Soloing Siquijor

It’s quite daunting to hear someone going on a solo trip to mystical Siquijor. A lot of times I heard people say the place is known for witchcraft and whatever wizardry they have there. I went anyway, though it’s my first time to travel alone in my own country. Because despite those stories I heard, I still believe in the goodness of people and more so, the kindness of my fellow Filipinos.12065912_10204951126926855_3715180086940641805_n_zpssmyqzszi

12115669_10204951127726875_8407656952718298061_n_zps1hiy6l6p11057922_10204938938142143_7218533604547839419_n_zpsjdrckngm12036963_10204938940582204_3505128573496163815_n_zpspoonyouwOn the ferry back to Bohol, I had a flashback of my trip in Siquijor. I had an awesome journey; enjoying the Tarzan jump at the breathtaking Cambugahay falls, touring the island on a motorbike, visiting old infrastructures, walking the pebbled beaches and talking to these friendly locals who have been part of my journey:

Irvin – the first I’ve met in the island who offered me ride to my hostel and tour on a motorbike. I was hesitant at first because I thought it’s too expensive so I asked for the town’s tariff just to make sure. He was so patient with taking my photos and me pleading to bring me somewhere I could watch the sunset. He didn’t mind wearing my hobo bag while I was enjoying the waterfalls. He has a 15yr old daughter and loyal to his wife. He said his daughter wants to pursue a course in the PMA and he said he would gladly support her. He’s been a guide in Siquijor for 7yrs and when asked how he finds his job, he said he loves what he does. If you plan to visit Siquijor, contact him through his mobile (0915) 890 3286 facebook account @Irvin Jay Bation

Eisen – (sounds like a German name huh?!) Eisen is a 5yr old kid I’ve met at the beach. I watched her while she wrote her name on the sand. She drew a huge heart around her name. I thought: that’s right, love and appreciate yourself Eisen. In time, you’ll realize how important it is to love and accept who you are. Eisen is really a German word which means “iron”. May she grow as tough as her name. I joined her writing names on the sand. Her dad’s a fisherman and her mom a housewife. She’s the youngest of her two siblings. She said she wants to be a teacher someday and I will never forget to include that in my prayers.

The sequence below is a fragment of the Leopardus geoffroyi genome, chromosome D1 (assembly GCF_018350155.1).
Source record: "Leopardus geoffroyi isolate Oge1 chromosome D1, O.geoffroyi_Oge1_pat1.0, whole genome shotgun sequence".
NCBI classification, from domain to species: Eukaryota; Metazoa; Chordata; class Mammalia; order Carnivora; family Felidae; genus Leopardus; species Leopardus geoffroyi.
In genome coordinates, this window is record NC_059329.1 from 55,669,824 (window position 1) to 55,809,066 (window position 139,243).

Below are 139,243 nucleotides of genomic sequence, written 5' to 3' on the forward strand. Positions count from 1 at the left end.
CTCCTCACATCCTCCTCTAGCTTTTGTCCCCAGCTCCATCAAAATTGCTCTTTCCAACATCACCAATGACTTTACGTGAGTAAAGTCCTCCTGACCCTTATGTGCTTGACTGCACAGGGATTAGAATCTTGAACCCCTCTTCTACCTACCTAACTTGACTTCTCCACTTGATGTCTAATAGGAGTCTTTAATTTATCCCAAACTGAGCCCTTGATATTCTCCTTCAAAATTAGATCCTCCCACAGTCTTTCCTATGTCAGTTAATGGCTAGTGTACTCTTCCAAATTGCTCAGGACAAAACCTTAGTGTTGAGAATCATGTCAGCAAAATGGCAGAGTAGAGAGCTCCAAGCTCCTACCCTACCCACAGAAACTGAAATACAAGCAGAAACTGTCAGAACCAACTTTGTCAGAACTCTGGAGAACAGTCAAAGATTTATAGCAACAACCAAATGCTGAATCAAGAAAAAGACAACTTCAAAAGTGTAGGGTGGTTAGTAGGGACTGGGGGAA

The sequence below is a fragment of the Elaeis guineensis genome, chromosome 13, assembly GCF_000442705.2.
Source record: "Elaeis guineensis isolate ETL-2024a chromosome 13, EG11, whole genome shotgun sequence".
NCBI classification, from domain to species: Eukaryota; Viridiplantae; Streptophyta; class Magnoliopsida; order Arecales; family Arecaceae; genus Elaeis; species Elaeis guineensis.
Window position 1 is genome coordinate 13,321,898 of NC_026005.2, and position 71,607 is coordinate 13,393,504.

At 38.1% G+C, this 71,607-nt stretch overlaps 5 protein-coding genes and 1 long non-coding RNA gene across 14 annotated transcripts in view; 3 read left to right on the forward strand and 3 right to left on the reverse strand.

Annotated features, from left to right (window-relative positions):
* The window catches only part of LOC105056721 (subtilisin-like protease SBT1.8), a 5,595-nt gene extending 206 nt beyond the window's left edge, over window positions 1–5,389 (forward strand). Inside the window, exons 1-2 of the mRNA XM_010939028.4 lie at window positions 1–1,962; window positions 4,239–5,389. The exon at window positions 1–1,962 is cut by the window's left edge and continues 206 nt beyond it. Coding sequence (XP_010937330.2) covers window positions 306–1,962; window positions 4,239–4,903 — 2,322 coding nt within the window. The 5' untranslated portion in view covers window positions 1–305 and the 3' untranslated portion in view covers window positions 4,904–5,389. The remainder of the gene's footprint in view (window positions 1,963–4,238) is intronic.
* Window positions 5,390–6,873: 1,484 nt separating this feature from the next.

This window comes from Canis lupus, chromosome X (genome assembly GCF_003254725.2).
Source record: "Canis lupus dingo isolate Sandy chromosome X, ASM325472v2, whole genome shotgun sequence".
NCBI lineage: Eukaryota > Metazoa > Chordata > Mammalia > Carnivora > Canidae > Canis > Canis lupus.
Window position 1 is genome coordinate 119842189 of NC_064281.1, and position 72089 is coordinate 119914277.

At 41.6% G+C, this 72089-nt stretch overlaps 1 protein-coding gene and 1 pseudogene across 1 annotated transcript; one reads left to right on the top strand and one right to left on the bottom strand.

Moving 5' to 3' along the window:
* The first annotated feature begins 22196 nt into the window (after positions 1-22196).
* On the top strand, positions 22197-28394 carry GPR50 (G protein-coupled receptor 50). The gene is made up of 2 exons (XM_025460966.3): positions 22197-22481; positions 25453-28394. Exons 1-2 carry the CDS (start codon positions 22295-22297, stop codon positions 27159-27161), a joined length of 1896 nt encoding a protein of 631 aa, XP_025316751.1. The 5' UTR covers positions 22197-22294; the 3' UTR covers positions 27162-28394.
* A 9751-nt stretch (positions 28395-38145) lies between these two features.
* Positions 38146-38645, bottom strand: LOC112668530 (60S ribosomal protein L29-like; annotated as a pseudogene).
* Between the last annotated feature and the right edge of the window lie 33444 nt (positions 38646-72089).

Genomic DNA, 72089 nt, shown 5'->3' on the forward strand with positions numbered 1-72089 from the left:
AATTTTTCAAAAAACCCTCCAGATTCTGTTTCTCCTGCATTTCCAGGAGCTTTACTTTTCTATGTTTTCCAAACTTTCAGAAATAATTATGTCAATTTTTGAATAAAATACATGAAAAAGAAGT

Marlo – the Baha Bar’s waiter with his authentic, broad smile. He noticed I was alone so he started a conversation and gave me tips on where to eat. He said Baha’s owner is a Filipina from Surigao and her British husband. The bar is fairly new and the first to have reggae and acoustics nights in the island. They celebrate Ladies Night on Wednesdays and drinks are 50% off. Damn, I should have visited on a Wednesday.

Casa Miranda family owner – I usually hang out on a hammock at the beachfront just beside their house. One night while their family was having dinner, and I lounging on a hammock, one of the kids invited me to join them. I remember they were talking to me in English when I arrived at the hostel, they thought I’m Japanese. Told them I’m from Manila, they said “Ah, Tagalog” and would refer to me as Tagalog lady since then.

The security guard at the port – I was checking in to get a seat number and he said I should pay the terminal fee first and that the ferry booth where to get the seat number is located more than 1km which meant I should walk under the blazing heat of the sun with my backpack. He offered to leave my backpack with him as I get my seat number, and I did. I trusted him and I got my bag back.

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These are the humans of Siquijor. I’d say forget about the tales of spells and talismans that surround the island. The urban legend and semantics are irrelevant when you look at the macro picture and the most satisfying aspect of this trip was the glimpse of what it’s like to live in this place. If you go beyond such belief, you’ll discover that Siquijor is actually a hidden gem that every traveler should take time to visit at least once. Yes indeed there’s witchcraft here – and that’s the beguiling sights. This trip took a small leap of faith to trust that despite being a medium-sized Tagalog solo female traveler, I would nonetheless reap the great rewards from trying something new. With each experience, I’ve gained confidence to keep trying and my curiosity has only grown. With the stories of these people I’ve met, I wasn’t alone after all.

Daghan kaayong salamat Siquijor!

 

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5 thoughts on “Soloing Siquijor

  1. Its really about the people. The place will just be a bonus. Thats why I love travelling. You get to meet people and they change you and they give you new perspective. Anyway, I remembered my trip in Siquijor last 2013. It was also a solo trip. I went there during holy week and it was a bit eerie especially the weather back then was gloomy. Pero the place is mystical talaga.

    1. Hello Darby! I agree about the people. Strangers get a chance to just amaze you. Sometimes a single day can bring a blooming surprise, a simple kindness that opens a chink in the brittle shell of your heart and makes you a different person when you go to sleep — more tender, less jaded — than you were when you woke up.

      Safe travels! 🙂

  2. hi, gud day..since, u r, at.least the latest visiting the island… may i ask, how much was ur expenses during ur solo backpacking in the island… im planing to have it this summer…

    thnx..

    Ion M.

    1. Hello John! I spent almost 4k pesos for 2 night’s stay in Siquijor. That includes accommodation, food, tour and ferry ride from Bohol. (excluding plane ticket from Manila) Enjoy your trip and safe travels 🙂

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